The other store is similar but remains completely organic with their toiletries and non-perishable groceries. They also have a bulk section and a dairy section full of organic yogurts, milks, eggs, and cheeses. They buy a lot of cheese ends that Cabot Creamery can't use and then sell them for $1 to $2 a pound. I usually go in once a month and stock up. I've bought organic heavy cream pints for $4 a case (then split the case with my mom), eggs for $1 a dozen and found Sunspire Chocolate Chips for $1.25 a bag.


Those two discount stores save me a bundle in groceries. They aren't located on the main drag, so not a lot of people know about them. I learned about them from the manager of a grocery store who's a friend of my brother. He was telling my brother that they've taken to selling off their foods this way to keep the food out of the dumpsters once it's almost near the expiration/sell by date or that they simply don't have room for on the shelves anymore because people aren't buying that item.

Date Posted: 10/13/2010 12:05 PM ET
Member Since: 2/25/2007
Posts: 13,991
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LOL...just because I've noticed what the OP says.

My mother says I need to use more coupons. I've tried to tell her that 80 percent of coupons are for boxed or processed food we try to avoid. The rest are for brand-names, when I buy the store brand for less than he brand-name costs even with a coupon.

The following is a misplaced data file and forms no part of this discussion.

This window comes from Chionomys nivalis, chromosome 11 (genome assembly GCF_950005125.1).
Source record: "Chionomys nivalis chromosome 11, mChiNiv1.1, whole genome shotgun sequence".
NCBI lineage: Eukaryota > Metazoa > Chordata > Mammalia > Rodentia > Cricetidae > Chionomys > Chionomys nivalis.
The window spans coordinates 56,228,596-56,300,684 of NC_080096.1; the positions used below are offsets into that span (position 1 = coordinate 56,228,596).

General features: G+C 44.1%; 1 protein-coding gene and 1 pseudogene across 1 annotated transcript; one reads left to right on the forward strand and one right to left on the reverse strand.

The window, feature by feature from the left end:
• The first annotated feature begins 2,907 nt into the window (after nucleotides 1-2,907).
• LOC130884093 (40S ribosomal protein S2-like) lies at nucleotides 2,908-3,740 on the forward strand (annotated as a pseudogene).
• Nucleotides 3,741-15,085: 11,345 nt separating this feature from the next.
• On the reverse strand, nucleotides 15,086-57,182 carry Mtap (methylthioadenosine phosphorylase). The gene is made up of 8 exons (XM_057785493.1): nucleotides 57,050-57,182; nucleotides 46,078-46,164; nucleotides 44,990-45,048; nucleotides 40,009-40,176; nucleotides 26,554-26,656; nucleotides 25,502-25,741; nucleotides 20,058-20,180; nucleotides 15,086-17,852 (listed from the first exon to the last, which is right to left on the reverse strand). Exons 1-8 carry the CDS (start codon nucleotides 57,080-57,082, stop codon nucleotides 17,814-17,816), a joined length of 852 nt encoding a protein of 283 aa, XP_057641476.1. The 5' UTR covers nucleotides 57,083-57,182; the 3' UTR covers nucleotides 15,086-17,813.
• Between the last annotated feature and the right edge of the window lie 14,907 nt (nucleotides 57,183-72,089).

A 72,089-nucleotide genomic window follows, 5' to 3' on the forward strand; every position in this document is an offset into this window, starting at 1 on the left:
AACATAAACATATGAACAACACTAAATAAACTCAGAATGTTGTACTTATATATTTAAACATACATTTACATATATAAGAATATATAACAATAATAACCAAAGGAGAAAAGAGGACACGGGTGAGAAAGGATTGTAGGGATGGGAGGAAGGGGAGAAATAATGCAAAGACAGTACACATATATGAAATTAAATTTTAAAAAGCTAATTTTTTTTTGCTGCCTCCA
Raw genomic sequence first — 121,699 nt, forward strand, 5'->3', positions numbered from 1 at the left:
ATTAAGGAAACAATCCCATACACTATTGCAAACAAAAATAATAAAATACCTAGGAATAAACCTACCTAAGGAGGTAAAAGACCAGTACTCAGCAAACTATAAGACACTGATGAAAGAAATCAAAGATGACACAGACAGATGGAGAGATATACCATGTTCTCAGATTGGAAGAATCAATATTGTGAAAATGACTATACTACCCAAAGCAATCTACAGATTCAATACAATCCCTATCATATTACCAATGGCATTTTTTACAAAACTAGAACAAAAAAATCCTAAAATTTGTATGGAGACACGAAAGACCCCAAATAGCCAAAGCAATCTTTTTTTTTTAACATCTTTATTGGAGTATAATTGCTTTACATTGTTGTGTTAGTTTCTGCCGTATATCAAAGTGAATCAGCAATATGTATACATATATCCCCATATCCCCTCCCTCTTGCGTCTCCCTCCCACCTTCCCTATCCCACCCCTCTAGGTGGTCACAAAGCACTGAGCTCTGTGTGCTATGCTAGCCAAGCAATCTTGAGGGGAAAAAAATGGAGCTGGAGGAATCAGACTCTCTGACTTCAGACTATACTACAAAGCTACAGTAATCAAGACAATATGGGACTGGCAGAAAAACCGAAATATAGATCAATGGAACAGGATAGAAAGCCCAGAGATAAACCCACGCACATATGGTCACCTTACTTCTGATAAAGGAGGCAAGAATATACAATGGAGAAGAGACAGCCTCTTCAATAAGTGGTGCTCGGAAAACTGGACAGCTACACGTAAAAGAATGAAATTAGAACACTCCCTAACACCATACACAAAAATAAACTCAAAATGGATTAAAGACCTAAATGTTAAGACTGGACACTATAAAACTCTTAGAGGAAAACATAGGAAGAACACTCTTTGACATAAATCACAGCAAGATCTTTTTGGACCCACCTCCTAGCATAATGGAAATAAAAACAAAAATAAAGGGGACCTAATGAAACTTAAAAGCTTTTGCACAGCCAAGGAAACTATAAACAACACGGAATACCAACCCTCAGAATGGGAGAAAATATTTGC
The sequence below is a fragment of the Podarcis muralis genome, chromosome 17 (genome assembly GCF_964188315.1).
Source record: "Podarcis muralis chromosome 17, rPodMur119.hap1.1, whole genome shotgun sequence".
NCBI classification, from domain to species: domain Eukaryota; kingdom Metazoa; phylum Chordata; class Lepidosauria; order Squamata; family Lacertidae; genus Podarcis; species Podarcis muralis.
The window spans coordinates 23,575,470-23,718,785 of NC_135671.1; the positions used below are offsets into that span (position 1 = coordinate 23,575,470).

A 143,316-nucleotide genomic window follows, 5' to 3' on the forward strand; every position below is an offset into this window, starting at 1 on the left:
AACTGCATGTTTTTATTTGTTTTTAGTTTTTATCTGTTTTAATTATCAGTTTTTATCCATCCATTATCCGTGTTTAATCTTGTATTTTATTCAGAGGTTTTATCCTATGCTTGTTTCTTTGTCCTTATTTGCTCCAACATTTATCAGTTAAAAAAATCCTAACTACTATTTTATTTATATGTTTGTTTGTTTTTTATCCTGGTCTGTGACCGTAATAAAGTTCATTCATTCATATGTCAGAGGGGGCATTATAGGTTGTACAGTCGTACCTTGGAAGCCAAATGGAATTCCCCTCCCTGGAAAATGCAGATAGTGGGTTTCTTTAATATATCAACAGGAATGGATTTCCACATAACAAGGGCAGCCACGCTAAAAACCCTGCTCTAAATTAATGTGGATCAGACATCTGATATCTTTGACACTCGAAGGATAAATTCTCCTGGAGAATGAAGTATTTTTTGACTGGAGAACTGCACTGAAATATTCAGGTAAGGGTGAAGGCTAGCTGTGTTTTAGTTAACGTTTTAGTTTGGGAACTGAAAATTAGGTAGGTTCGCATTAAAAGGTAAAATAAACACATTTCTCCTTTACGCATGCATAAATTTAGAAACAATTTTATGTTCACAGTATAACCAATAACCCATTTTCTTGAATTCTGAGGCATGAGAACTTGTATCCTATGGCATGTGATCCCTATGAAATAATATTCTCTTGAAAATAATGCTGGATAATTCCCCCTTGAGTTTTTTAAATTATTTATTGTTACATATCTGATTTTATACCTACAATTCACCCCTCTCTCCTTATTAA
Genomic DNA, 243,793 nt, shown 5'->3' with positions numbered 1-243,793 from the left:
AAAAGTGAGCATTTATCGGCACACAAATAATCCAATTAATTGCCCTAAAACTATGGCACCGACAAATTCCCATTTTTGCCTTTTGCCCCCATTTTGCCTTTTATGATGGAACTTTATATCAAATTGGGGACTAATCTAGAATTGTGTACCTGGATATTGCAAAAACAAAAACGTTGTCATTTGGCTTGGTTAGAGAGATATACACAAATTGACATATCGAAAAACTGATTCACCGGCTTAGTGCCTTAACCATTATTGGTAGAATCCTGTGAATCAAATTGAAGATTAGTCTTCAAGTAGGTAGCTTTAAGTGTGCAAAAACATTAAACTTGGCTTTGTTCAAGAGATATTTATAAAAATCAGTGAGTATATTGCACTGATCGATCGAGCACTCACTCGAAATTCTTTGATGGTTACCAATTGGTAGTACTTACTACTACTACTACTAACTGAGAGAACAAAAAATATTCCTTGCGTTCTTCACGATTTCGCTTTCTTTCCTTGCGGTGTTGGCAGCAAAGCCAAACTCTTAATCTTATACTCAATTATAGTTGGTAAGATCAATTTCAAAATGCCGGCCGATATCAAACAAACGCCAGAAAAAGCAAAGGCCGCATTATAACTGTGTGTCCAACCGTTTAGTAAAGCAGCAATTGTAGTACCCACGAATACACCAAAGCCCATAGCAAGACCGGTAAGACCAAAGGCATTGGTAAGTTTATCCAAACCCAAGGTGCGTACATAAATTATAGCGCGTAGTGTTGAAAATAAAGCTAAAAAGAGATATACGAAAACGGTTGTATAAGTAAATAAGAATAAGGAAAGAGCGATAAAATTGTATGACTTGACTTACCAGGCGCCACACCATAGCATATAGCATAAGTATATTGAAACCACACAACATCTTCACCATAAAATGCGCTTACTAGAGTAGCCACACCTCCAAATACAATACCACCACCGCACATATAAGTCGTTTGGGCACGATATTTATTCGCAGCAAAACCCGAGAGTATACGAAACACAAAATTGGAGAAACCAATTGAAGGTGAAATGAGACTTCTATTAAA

At least I can see that others are in the same boat.

Date Posted: 10/16/2010 1:36 AM ET
Member Since: 4/2/2010
Posts: 911
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Try Gordon Food Service -- GFS.  They have bulk items like flour, oats, sugar, cooking oil, so you can make food from scratch and not boxed crap.  The prices are cheap, it's basically wholesale to the public.

Date Posted: 10/16/2010 6:23 PM ET
Member Since: 5/10/2005
Posts: 2,360
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Weird.  We just had a GFS open and I was really unimpressed with their selection.  Before they opened the descriptions implied it would be full of resturant sized bulk ingredients and resturant serving supplies (cups, etc).   When we went over it looked more like a Sam's Club with larger than normal sizes but the same junk and no glasses (I want a new set of glasses and like a lot of what I see in resturants).  No large bags of flour or similar, just large bags of chips.

Maybe I'll stop by again now that they've been open a few months and see if the selection has changed, at least in the food area.

Date Posted: 10/27/2010 2:49 PM ET
Member Since: 5/25/2010
Posts: 262
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It is manufacturers who offer coupons, so you generally will only get coupons for manufactured foods - possibly rice or flour, but rarely beans or produce.

If I needed to watch my food budget now, I'd think about two main things. Maybe you already do these things, of course.

(1) Eating more of the cheap (but nutritious) stuff and less of the expensive stuff. This means more rice, beans, lentils and such, and less cheese and blueberries and fish. I'd keep those other things in our diet for health and variety, of course. But I'd try to be sure that the bulk of our calories came from lower-cost foods as much as possible.

(2) Eating fresh produce in season, and possibly preserving it (freezing etc) if I thought it might be worth it.

Both of these things mean menu planning, to keep things interesting. I would probably be glad for my Indian cookbook, which has fabulous food from very inexpensive ingredients. It transformed my view of lentils, let me tell you! A few dollars' worth of spices will make a lot of great-tasting meals, if that appeals to your family.